Dianna M. Náñez, The Republic | azcentral.com 11:06 p.m. MST October 10, 2014
Chinenye Okudoh, a 20-year-old African-American student at Arizona State University, looked at the photo of a schoolmate’s face painted black and felt ill.
Okudoh does not know the student. She was not at the game where he cheered from the packed student section inside Sun Devil Stadium on Sept. 25.
But she remembers what she was thinking when she saw the image on Facebook.
“I was so appalled and disgusted,” Okudoh said. “I just felt completely hurt.”
It was a “blackout” game, where ASU encouraged students to wear the same black-colored clothes to show team spirit for the college football players when they wear their all-black uniforms.
“A lot of people, a lot of the comments, are, “What’s the big deal? It’s just a black face,’ ” Okudoh said. “What they don’t understand is that there is major history behind blackface.”
Blackface was created in the 19th century by White minstrel actors who darkened their faces with burnt cork, and painted their lips with white or red stain to circus-clown proportions. They played to offensive racist stereotypes not only with an exaggerated appearance but by acting ignorant, blundering and lazy.
Okudoh and other students in the ASU Black African Coalition want the university to ban blackface at ASU games and hope to include a history on the issue in a university life class that freshman would take when they enroll. She is vice president of the coalition but was speaking as a student, not for the coalition.
ASU officials said they are aware of the students’ concerns and the university’s athletics department is open to future changes. But, for now, they have no plans to ban students from painting their faces black at games.
“There isn’t any policy change taking place yet,” said Thomas Lenneberg, a spokesman with ASU athletics.
Chinenye Okudoh, a 20-year-old biogenetics major, is a student leader with the Black African Coalition at ASU who wants university officials to ban students from wearing blackface to games. Two students with painted black faces were at a September ASU football game where students were encouraged to wear black clothes to show team spirit for the team which wore black uniforms. She poses on the Tempe campus on Friday, Oct. 10, 2014.
(Photo: Charlie Leight, Charlie Leight/The Republic)
“We’re always open. Whether it’s the students or parents or former players, we’re always trying to work with them,” he said.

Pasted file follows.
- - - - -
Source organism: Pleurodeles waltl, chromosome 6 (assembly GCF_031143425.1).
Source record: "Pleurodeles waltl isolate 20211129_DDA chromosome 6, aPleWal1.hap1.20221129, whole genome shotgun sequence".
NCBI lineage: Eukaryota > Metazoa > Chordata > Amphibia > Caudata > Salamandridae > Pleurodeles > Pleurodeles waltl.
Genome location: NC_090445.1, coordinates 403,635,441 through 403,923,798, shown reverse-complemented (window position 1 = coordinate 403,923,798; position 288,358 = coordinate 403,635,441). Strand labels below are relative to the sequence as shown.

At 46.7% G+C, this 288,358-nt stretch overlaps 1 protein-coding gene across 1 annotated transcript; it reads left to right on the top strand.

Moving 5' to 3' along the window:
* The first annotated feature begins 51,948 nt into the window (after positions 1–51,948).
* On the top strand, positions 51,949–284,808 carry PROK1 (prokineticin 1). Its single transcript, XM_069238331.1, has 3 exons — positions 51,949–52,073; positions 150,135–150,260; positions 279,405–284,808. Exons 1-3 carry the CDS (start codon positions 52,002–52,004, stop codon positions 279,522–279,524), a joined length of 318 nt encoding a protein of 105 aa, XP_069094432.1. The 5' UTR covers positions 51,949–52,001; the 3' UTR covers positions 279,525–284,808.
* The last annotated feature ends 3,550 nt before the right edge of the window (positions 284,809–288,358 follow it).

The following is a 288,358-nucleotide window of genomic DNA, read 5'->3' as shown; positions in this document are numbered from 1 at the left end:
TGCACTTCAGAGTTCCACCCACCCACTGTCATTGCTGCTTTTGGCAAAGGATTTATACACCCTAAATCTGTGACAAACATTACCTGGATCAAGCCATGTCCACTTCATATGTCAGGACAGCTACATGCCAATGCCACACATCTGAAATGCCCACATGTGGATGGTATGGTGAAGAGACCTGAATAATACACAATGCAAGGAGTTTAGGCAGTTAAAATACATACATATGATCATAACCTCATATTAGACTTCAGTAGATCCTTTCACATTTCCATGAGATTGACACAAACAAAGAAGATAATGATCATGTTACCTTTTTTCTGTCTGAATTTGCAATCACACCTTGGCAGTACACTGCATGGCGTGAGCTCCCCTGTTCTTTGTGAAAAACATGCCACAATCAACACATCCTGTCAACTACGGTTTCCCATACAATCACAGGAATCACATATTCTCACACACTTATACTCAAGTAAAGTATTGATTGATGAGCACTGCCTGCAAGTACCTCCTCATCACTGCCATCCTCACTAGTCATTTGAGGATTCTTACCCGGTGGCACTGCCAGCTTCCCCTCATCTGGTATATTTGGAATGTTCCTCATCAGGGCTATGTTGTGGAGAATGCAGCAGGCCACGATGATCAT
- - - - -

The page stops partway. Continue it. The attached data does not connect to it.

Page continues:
Christian Portaro, one of the handful of students who painted their faces at last month’s blackout game, said he would do so again to show team spirit. He posted the photo on Instagram.
The students painted their faces black but not their lips in blackface fashion.
“I painted my face black because it was our ‘blackout’ game,” he wrote in an e-mail to The Arizona Republic. “And for our maroon monsoon game, I plan to paint my face maroon.”
Tim Schodt said he considers himself a hard-core Sun Devils fan. Schodt said he painted his face black to show school spirit. He said other ASU students drew criticism a few years ago when they painted their bodies black for a blackout game.
“I’m trying to help clear up that this is not blackface,” he said. “This is taking face paint and putting it on your face. This is not a terrible misrepresentation of African-Americans. This is a simple football tradition.”
Schodt said he reached out Friday to an offended student to explain his motives. Although Schodt hopes ASU does not ban face painting at games, he said students would benefit from a cultural awareness course as freshmen.
Okudoh doesn’t care if the handful of students with painted faces at the blackout were aware or were oblivious that blackface is rooted in a racist stereotype. She wants ASU to take steps now to ban the practice at games.
“It would be an immediate statement that they’re (ASU officials) showing that we don’t agree with this and we don’t support this,” she said.
ASU’s lack of immediate action feels weak to some African-American students.
Kyle Denman, president of the Black African Coalition and an education major, said racism on ASU’s campus and in Arizona is often a daily struggle. He said he spoke to The Republic as an individual, not on behalf of the coalition, which, he said, must have its comments to the media approved by ASU.
Denman, 28, sees the game-day blackface incident as a final straw after a January controversy when a few ASU fraternity members dressed in hip-hop clothes and drank from watermelon cups. The students posted pictures on Facebook with the hashtag #blackoutformlk, and said the display was a tribute to Martin Luther King Jr. Day. ASU expelled the fraternity.
Denman said if ASU was serious about cultural awareness, university officials would not wait to ban blackface.
“They’re turning a blind eye to ignorance, and instead, letting students call it being school-spirited,” he said. “This isn’t just about being Black. I would have a problem with students being ignorant of our Latino, or Native American, or any students’ culture.”